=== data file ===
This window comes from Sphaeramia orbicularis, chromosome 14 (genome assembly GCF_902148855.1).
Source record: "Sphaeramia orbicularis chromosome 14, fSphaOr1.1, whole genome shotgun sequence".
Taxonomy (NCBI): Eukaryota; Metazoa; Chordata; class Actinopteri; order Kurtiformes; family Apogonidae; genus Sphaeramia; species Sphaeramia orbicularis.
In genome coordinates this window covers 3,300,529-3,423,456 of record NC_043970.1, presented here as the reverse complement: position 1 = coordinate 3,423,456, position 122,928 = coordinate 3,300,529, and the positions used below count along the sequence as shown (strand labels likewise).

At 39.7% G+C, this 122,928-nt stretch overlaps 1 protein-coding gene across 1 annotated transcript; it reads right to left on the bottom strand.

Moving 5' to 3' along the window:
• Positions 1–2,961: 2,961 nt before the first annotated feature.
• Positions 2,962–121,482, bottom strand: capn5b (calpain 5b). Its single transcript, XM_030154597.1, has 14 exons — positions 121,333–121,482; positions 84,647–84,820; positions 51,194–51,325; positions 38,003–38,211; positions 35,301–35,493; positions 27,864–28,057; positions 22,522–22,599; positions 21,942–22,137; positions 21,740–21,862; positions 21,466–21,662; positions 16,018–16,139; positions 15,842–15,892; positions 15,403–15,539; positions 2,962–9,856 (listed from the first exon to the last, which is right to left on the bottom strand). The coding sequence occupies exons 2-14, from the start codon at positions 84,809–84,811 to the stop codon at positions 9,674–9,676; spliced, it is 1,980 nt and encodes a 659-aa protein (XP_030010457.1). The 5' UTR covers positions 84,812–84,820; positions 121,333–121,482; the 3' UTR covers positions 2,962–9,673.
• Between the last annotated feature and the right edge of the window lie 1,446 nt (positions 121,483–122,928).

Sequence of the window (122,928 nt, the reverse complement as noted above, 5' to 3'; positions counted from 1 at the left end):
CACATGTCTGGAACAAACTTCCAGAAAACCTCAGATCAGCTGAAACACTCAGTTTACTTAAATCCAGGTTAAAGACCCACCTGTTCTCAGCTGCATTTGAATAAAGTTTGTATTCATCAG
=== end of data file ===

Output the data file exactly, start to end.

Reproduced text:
This window comes from Sphaeramia orbicularis, chromosome 14 (genome assembly GCF_902148855.1).
Source record: "Sphaeramia orbicularis chromosome 14, fSphaOr1.1, whole genome shotgun sequence".
Taxonomy (NCBI): Eukaryota; Metazoa; Chordata; class Actinopteri; order Kurtiformes; family Apogonidae; genus Sphaeramia; species Sphaeramia orbicularis.
In genome coordinates this window covers 3,300,529-3,423,456 of record NC_043970.1, presented here as the reverse complement: position 1 = coordinate 3,423,456, position 122,928 = coordinate 3,300,529, and the positions used below count along the sequence as shown (strand labels likewise).

At 39.7% G+C, this 122,928-nt stretch overlaps 1 protein-coding gene across 1 annotated transcript; it reads right to left on the bottom strand.

Moving 5' to 3' along the window:
• Positions 1–2,961: 2,961 nt before the first annotated feature.
• Positions 2,962–121,482, bottom strand: capn5b (calpain 5b). Its single transcript, XM_030154597.1, has 14 exons — positions 121,333–121,482; positions 84,647–84,820; positions 51,194–51,325; positions 38,003–38,211; positions 35,301–35,493; positions 27,864–28,057; positions 22,522–22,599; positions 21,942–22,137; positions 21,740–21,862; positions 21,466–21,662; positions 16,018–16,139; positions 15,842–15,892; positions 15,403–15,539; positions 2,962–9,856 (listed from the first exon to the last, which is right to left on the bottom strand). The coding sequence occupies exons 2-14, from the start codon at positions 84,809–84,811 to the stop codon at positions 9,674–9,676; spliced, it is 1,980 nt and encodes a 659-aa protein (XP_030010457.1). The 5' UTR covers positions 84,812–84,820; positions 121,333–121,482; the 3' UTR covers positions 2,962–9,673.
• Between the last annotated feature and the right edge of the window lie 1,446 nt (positions 121,483–122,928).

Sequence of the window (122,928 nt, the reverse complement as noted above, 5' to 3'; positions counted from 1 at the left end):
CACATGTCTGGAACAAACTTCCAGAAAACCTCAGATCAGCTGAAACACTCAGTTTACTTAAATCCAGGTTAAAGACCCACCTGTTCTCAGCTGCATTTGAATAAAGTTTGTATTCATCAG